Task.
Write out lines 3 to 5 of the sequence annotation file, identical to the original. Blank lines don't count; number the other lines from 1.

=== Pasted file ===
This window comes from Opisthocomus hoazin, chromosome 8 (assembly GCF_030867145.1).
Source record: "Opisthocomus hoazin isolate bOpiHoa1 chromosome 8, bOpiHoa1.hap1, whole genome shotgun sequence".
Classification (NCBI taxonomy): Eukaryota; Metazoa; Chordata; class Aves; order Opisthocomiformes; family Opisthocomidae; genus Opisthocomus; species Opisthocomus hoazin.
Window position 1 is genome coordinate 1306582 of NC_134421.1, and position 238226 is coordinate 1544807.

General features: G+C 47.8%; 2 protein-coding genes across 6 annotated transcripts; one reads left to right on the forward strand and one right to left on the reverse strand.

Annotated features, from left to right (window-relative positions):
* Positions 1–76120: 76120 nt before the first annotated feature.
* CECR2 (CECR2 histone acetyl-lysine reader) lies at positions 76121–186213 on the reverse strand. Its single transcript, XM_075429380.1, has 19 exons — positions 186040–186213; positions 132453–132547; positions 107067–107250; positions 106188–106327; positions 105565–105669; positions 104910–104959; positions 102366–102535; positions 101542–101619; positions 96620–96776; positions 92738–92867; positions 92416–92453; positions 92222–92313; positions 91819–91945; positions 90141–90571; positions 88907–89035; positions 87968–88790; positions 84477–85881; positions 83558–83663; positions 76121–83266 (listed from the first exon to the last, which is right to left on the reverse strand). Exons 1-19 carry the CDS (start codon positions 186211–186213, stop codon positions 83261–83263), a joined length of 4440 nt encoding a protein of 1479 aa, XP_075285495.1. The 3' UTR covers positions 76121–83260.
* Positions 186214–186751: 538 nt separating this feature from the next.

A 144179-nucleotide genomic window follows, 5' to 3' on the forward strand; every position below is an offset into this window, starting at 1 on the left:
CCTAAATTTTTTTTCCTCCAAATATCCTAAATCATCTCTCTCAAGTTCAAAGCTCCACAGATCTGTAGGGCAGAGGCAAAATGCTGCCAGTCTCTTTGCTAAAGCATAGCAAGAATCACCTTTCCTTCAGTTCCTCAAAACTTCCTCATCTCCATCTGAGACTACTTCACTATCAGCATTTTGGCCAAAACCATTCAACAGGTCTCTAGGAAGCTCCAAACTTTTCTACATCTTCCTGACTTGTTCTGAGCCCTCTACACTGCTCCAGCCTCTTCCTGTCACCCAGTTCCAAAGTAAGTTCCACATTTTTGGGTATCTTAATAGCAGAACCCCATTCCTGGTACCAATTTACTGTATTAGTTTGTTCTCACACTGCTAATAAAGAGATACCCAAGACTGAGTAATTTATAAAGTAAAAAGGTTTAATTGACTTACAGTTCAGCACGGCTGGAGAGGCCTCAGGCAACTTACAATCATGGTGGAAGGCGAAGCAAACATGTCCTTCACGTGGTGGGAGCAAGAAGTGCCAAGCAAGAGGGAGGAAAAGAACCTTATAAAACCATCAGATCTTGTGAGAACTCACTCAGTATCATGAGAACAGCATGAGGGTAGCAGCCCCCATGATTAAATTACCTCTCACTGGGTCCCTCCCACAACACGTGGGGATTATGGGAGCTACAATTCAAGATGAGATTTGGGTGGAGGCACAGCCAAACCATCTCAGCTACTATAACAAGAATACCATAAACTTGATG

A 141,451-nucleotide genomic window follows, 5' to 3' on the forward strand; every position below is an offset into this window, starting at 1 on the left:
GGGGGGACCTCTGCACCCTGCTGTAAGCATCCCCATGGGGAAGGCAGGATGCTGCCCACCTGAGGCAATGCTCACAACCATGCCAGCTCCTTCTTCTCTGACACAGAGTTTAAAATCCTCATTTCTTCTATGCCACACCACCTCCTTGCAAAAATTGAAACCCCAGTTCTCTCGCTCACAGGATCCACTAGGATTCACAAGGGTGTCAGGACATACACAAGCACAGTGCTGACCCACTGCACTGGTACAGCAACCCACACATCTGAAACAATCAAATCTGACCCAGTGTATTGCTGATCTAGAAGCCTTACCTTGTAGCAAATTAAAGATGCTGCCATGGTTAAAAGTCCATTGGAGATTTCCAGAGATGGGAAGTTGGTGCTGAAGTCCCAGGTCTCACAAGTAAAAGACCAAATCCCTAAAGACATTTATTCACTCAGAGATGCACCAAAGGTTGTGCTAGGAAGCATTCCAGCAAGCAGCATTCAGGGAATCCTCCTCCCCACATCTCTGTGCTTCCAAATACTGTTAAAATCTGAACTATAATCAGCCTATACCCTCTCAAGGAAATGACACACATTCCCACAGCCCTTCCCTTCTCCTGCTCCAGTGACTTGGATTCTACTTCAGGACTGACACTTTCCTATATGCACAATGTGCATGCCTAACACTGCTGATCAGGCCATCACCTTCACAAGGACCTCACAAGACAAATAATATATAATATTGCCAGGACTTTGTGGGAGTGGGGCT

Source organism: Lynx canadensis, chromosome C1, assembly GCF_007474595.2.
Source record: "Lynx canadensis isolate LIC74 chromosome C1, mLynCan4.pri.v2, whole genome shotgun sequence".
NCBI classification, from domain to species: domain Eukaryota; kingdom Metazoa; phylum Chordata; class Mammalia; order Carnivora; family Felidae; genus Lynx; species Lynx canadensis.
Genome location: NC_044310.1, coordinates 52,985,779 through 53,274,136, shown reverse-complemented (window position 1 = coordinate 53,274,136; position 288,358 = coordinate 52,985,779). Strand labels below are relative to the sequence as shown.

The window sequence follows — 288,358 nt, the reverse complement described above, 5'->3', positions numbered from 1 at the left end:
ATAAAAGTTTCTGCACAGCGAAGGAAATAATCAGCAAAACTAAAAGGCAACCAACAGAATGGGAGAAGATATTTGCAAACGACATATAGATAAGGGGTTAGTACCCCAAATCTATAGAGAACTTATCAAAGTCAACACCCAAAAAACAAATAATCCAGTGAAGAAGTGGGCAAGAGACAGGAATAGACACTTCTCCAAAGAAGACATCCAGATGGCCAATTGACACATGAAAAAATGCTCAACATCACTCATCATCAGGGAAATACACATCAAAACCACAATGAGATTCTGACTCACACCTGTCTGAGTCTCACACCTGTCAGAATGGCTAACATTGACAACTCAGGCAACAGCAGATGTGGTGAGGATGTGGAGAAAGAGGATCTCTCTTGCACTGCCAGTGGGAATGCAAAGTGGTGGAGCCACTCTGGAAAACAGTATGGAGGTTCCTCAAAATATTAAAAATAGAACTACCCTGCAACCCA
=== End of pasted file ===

Classification (NCBI taxonomy): Eukaryota; Metazoa; Chordata; class Aves; order Opisthocomiformes; family Opisthocomidae; genus Opisthocomus; species Opisthocomus hoazin.
Window position 1 is genome coordinate 1306582 of NC_134421.1, and position 238226 is coordinate 1544807.

General features: G+C 47.8%; 2 protein-coding genes across 6 annotated transcripts; one reads left to right on the forward strand and one right to left on the reverse strand.